8/19/12, Transitions at the Table

Proverbs 9:1-6, Ephesians 5:15-20, John 6:48-58

Yesterday afternoon I had the delightful privilege of celebrating with a young couple as they marked a moment of significant change in their lives.  They got married!  Really big change! So after all the words of commitment were said and the tears shed and the hands shaken and the hugs exchanged… What do you suppose we all did?  Everyone sat down to eat and drink.  That got me to thinking about other moments of transition in the lives of humans: weddings, baptisms, funerals, birthdays, even elections.  What usually happens? How do we mark moments of change in community life?  WE EAT TOGETHER!  Eating and drinking is a way of symbolizing our common ground, our oneness, our sharing of joy and sorrow in community.

There are many scripture stories that involve the matter of eating and drinking together.  In the passage from Proverbs today, Lady Wisdom herself invites us to eat at her table and gain understanding about life.  As we reflect on the 6th chapter of John this month, we are introduced to several of these eating stories.  We hear about the feeding of the 5000 beside the sea of Galilee.  Jesus reminds the crowd of the story of ancient ancestors eating manna in the desert.  And then he launches off into a teaching in which he says his own flesh and blood are true food and drink, and that people who eat of him share oneness with him.

What does he mean by this?  What changes could Jesus have been marking in speaking of the communal sharing of a meal of his own substance?  Three possibilities:

1.     Was Jesus saying that we need to change our minds about what’s most important?  Spiritual bread is more important than physical bread.

2.    Was Jesus saying that unless we become what Jesus is by taking his substance into ourselves, we do not have spiritual life?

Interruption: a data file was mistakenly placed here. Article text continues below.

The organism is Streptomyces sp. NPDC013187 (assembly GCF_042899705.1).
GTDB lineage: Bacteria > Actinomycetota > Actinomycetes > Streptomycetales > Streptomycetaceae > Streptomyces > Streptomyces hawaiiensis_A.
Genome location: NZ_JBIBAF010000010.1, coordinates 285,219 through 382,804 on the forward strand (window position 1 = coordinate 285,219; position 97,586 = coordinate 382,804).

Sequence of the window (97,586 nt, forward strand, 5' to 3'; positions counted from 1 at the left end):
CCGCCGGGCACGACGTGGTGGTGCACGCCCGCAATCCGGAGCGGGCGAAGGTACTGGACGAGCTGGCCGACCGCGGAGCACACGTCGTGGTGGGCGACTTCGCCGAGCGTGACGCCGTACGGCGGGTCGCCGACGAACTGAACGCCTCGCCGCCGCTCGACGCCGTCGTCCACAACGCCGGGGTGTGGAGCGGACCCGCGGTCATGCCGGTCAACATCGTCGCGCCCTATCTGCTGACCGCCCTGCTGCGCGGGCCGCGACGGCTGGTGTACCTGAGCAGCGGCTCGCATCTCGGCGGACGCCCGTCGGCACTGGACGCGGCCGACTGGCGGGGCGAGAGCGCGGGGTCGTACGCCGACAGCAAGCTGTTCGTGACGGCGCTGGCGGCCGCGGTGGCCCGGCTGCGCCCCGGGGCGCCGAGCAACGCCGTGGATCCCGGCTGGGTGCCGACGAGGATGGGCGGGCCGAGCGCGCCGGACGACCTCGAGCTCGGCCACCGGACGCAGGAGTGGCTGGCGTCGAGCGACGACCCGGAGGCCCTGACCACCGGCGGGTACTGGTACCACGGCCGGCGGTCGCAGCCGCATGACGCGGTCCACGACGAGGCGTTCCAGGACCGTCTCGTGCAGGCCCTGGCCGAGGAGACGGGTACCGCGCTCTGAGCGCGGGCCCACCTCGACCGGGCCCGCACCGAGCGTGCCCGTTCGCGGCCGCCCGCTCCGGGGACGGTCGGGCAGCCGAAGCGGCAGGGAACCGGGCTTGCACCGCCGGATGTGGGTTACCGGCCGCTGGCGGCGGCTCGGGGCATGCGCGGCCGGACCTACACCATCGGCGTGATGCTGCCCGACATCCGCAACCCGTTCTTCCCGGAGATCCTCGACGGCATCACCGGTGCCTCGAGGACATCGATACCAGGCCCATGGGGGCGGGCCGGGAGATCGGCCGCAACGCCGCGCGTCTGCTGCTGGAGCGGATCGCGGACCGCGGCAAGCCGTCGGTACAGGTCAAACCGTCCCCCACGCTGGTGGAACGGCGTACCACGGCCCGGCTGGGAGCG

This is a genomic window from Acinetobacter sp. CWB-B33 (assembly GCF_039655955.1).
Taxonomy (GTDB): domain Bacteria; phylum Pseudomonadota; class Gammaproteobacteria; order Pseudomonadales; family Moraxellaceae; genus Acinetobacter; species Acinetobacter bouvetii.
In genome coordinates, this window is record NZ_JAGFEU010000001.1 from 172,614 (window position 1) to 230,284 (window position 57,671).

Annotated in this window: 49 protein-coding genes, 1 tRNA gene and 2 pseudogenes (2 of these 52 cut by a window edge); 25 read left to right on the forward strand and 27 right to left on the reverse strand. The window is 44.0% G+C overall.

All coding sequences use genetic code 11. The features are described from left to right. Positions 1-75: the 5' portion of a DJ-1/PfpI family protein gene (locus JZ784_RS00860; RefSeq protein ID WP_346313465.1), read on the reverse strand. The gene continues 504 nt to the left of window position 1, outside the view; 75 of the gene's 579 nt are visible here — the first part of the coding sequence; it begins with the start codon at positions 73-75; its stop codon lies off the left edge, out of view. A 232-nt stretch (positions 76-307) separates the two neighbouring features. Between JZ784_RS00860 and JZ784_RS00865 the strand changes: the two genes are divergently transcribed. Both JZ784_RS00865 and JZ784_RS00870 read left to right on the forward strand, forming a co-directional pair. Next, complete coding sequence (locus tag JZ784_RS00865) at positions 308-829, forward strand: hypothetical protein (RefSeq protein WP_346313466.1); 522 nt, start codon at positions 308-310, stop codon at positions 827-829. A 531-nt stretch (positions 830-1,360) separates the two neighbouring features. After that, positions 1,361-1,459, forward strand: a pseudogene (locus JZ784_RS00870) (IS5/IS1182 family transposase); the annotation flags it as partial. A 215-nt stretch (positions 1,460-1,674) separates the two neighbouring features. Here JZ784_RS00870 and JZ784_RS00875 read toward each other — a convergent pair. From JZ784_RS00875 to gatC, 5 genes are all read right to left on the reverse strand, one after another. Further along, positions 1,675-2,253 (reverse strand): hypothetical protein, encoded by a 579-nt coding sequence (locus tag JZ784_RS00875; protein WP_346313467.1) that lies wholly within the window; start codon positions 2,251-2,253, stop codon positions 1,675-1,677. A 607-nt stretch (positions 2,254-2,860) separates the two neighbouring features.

3.    Was Jesus saying that when feeding happens in community, that in eating together the community is changed even as each individual is changed?

I think that Jesus is speaking metaphorically about all three of these things. Catholic scholars now believe that the words of Jesus spoken in the Gospel of John cannot be taken as actual words, to be literally interpreted. The writer of the Gospel of John chose to put these words of  Eucharistic teaching onto the lips of Jesus as a way of explaining how late first century Christian leaders were coming to understand what the life and death and resurrection of Jesus meant to a communities that had now been scattered across the Mediterranean world but still gathered faithfully to worship.

Later on in John’s gospel, the Last Supper account does not include any words about the Eucharist.  It is, instead, a picture of Jesus serving his disciples by washing their feet and praying at length for them. He is showing them what it means to be his Body.

The Eucharist that we celebrate is a re-enactment of the Last Supper, the final meal that Jesus Christ shared with his disciples before his arrest, and eventual crucifixion. At the meal Jesus ate bread and wine and instructed his disciples to do the same in memory of him.

The words of institution recorded in the writings of Matthew, Mark, Luke and Paul indicate that after breaking the bread Jesus said: “Take this, all of you, and eat it.  This is my body which will be given up for you.” Bread that is "taken, blessed, broken and given" becomes the life of Jesus, the body of Christ. Is this to be understood literally or is this symbolic?  Christians have interpreted this differently but in general, they agree that somehow what happens to the bread brings us to recognize Christ’s presence.  They agree that this action is a sacrament celebrating what Jesus did and what God wants to continue to do with human lives.   The sacrament of the Eucharist enacts this truth:

- In Jesus, God took a human body, blessed it, and was broken in it.

- Christians believe that God has taken their lives, blessed them, broken them, and remade them.

- The piece of bread is taken, blessed and broken, too. In eating it, we take in the life of Christ and we become what he is: a servant bringing love and peace to the world.


There is much more background to be offered in regards to understanding these scriptures and the theologies that grew out of them as the history of the church progressed.  The several articles you received by e-mail this week are my small attempt to fill in what we never have enough time to explain in homilies.  But for today, I’d like to open this up for you to express your own thoughts about what it is we do when we celebrate Eucharist. Has your understanding of it changed over the course of your life?  Why is this meal important to you today?  When we eat together as Lumen Christi, are we open to change?

By Sandi DeMaster